What is a formulary?
A formulary is the list of medications for which the insurer will pay. Medicines are placed on different tiers within the formulary, and the placement will impact patient costs. Patients will pay little or no out of pocket costs if they are prescribed medicines that are on the "lowest" or most preferred tier. These lower-tier medicines are usually medicines that have been found to work well in most people with that condition, and they are often generic medications.
Medications that do not have a generic substitute are higher cost or tend to work better for patients with unique health needs. These medications tend to be placed on "higher" tiers, with higher costs passed on to patients.
How can formularies impact patients?
Some patients, due to their biology, do not respond well to the medications placed on the lowest tier of the formulary. Under this tiered cost-sharing system, moving to a higher-tier medication that works for them means higher out-of-pocket costs to the patient. This type of tiered design can impose a bigger burden of out-of-pocket costs on many patients, potentially causing them to reduce their compliance with necessary treatments or avoid care altogether.
What does the research tell us?
Why are some health treatments covered by insurance, while others are not? Why do some treatments have higher copays than others? These considerations are a result of how health benefits are designed. Research can help inform best practices.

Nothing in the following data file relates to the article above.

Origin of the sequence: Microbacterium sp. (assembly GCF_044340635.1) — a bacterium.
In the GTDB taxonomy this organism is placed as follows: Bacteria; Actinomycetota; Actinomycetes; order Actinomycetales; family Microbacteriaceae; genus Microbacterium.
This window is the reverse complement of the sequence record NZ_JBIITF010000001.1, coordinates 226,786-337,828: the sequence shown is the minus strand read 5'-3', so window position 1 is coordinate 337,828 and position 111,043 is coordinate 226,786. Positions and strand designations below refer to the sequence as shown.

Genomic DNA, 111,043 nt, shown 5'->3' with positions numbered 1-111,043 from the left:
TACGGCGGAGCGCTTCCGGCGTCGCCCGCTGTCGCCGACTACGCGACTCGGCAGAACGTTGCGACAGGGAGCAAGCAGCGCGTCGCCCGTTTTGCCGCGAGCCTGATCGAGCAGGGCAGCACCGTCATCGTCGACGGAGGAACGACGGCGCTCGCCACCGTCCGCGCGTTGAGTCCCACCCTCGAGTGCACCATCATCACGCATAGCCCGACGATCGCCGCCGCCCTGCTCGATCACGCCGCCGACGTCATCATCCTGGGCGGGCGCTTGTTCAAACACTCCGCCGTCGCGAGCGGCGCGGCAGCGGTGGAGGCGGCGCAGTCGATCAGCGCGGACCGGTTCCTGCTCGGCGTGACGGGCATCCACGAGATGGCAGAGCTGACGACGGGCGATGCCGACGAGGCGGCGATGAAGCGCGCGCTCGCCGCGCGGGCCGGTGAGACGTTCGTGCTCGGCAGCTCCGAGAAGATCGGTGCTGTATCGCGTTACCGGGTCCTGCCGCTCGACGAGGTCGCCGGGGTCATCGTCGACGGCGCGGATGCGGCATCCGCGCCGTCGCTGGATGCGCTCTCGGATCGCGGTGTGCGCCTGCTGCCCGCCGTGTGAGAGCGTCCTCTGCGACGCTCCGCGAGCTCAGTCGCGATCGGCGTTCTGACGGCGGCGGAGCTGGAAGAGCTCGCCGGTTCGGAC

Research led by NPC explored variable co-pays within pharmacy benefit tiers and identified the ethical, legal, actuarial implications associated with cost-sharing based on formulary tier rather than on medical appropriateness for patients. A multi-stakeholder panel identified guiding principles for when it would be more (or less) acceptable to require patients with the same or similar condition to have variable out of pocket expenses.
Do plans reward patients?
NPC partnered with the University of Michigan’s Center for Value-Based Insurance design to better understand the concept of “rewarding the good soldier”, which refers to a patient who complies with, but does not respond as desired to, the initial step therapy. This patient, through no fault of their own, needs the higher-cost therapy and should, therefore, have reduced cost-sharing. This brief includes clinical examples, discusses the benefits from a more clinically nuanced approach and proposes next steps to move from cost-focused to value-based initiatives in formulary development.